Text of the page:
The Trenchant Observer

Words and Deeds: Obama’s Defense of Democracy in Africa, 2011

Monday, August 1st, 2011

In comments on July 29 following meetings with President Yayi of Benin; President Conde of Guinea; President Issoufou of Niger; and President Ouattara of Ivory Coast, President Barack Obama stated the following:

“Despite the impressive work of all these gentlemen, I’ve said before and I think they all agree, Africa does not need strong men; Africa needs strong institutions. So we are working with them as partners to build effective judiciaries, strong civil societies, legislatures that are effective and inclusive, making sure that human rights are protected.”
–President Barack Obama, West Africa: Remarks By Obama After Meeting With Four African Presidents”, July 29, 2011, reprinted in, July 30, 2011.

As we have learned in other contexts, it is important to examine carefully not just what President Obama says but also, and most importantly, what he does. When he speaks of working with these and presumably other African leaders “to build effective judiciaries, strong civil societies, legislatures that are effective and inclusive, making sure that human rights are protected,” one must ask, “What are the specific programs, in which countries, and at what level of funding is he referring to?”

Again, how does this level of funding, per country, compare to the cost of deploying one American soldier to Afghanistan for one year?

Africans struggling to establish or strengthen democracy in their countries need not just words, but deeds. They need specific and meaningful programs that provide financial assistance for the strengthening of civil society organizations, including NGO’s working to ensure observance of fundamental human rights, and judicial reforms that not only improve the functioning of the courts but also expand access to justice among broader sections of the population.

See The Trenchant Observer, “Obama and Democracy in Africa, 2011,” July 16, 2011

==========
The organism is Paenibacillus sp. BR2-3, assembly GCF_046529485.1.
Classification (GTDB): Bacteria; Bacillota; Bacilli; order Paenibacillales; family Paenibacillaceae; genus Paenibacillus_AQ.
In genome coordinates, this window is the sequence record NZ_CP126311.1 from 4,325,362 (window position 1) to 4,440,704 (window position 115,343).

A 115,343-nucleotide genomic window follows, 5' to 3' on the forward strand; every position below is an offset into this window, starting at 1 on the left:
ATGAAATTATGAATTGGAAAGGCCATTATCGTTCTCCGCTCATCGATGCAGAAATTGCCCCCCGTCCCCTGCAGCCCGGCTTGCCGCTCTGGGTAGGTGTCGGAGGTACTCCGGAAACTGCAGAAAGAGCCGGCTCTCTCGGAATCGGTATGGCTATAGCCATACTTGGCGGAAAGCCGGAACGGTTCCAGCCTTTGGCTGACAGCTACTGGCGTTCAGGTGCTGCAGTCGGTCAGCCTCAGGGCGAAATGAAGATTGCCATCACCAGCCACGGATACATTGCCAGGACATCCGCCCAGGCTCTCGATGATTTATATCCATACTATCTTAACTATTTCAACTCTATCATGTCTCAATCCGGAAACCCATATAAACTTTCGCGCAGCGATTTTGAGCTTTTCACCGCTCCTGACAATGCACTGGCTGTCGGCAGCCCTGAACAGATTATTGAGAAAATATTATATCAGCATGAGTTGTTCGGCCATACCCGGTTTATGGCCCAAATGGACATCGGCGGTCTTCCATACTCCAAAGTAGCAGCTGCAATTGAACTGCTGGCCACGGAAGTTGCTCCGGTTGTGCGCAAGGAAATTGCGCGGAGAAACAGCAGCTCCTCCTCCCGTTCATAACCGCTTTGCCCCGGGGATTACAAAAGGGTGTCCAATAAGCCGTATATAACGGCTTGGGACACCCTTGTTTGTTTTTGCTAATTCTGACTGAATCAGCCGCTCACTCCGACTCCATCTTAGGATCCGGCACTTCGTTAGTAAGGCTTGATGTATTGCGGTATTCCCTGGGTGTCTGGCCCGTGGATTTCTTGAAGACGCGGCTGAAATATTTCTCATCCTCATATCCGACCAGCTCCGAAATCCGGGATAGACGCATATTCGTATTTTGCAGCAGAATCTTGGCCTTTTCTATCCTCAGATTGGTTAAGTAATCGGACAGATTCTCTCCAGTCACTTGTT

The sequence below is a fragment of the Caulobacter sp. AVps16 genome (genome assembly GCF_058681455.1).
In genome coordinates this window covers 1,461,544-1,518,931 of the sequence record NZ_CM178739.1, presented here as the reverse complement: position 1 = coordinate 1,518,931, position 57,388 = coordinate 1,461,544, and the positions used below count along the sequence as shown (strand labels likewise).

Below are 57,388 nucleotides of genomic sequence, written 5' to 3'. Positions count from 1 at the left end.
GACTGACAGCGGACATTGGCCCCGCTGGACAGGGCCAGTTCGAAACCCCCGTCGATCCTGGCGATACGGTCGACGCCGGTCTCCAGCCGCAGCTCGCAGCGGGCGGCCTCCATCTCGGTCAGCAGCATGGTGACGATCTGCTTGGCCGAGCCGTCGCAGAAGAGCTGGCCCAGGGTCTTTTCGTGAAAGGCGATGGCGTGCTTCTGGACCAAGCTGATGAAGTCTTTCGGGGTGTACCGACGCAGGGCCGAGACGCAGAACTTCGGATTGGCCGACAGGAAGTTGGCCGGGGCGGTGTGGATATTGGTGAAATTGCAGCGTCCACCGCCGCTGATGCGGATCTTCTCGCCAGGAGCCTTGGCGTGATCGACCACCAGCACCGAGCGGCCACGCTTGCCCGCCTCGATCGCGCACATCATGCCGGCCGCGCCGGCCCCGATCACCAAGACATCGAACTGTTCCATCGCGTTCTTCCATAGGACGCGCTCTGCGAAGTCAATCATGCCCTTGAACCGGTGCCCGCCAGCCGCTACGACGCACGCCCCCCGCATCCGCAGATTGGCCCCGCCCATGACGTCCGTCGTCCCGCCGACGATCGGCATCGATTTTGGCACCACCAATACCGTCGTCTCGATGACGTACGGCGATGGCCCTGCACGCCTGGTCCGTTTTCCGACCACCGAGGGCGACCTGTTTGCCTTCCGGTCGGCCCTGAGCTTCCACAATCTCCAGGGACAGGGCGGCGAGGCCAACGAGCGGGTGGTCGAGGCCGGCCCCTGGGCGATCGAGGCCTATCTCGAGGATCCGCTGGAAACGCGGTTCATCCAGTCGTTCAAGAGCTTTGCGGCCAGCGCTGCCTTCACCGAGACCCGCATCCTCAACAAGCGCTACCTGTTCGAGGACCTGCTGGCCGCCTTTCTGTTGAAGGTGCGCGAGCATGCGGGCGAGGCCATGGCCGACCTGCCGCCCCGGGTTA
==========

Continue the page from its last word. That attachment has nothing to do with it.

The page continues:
Also worth noting in passing is the level of sophistication regarding Africa revealed at the White House, when the President refers to “Cote d’Ivoire” as if no one in the State Department knows the name of the country in English (Ivory Coast). If we are to start using the native languages for the names of different countries, we will have to refer to Egypt as Misr, Algeria as Jaza’ir, and Germany as Deutschland. It’s probably better to stick with English.

Or, to cite another example, when the Deputy National Security Adviser for Africa speaks of the president trying to find ways to speak directly to “the African people,” he is referring to the diverse peoples of the 54 countries of Africa as one people. It as if he were referring to people in Asia as “the Asian people” or the people in Latin America as “the Latin American people”. India, China and Brazil, to cite but a few examples, would not be pleased.

Details count, and are revealing.

The Trenchant Observer

Obama and Democracy in Africa, 2011

Saturday, July 16th, 2011

Michelle Obama’s visit to Africa in June was, by most accounts, a successful goodwill tour by the First Lady and her family, serving to underline the importance of U.S.-African relations in general, and the personal interest of the First Family in African countries in particular.

See Andrew Malcolm (commentary), “Michelle Obama’s magical family tour of Africa,” Los Angeles Times, June 24, 2011

Certainly, the symbolism, particularly of her meeting with Nelson Mandela, was powerful, recalling as it did the triumph in two great countries of peaceful social revolutions based on the ideas and inspiration of Mahatma Ghandi, Martin Luther King, and Nelson Mandela himself.

Nonetheless, the visit was also a time to reflect on U.S.-African relations, evoking a number of criticisms of U.S. policy toward Africa under President Barack Obama.

An article by Krissah Thompson, published in the Washington Post on June 18, 2011, nicely captured the gulf between the attention given the Obamas as media celebrities when they travel to Africa, and the reality of U.S. policies toward the countries of the continent.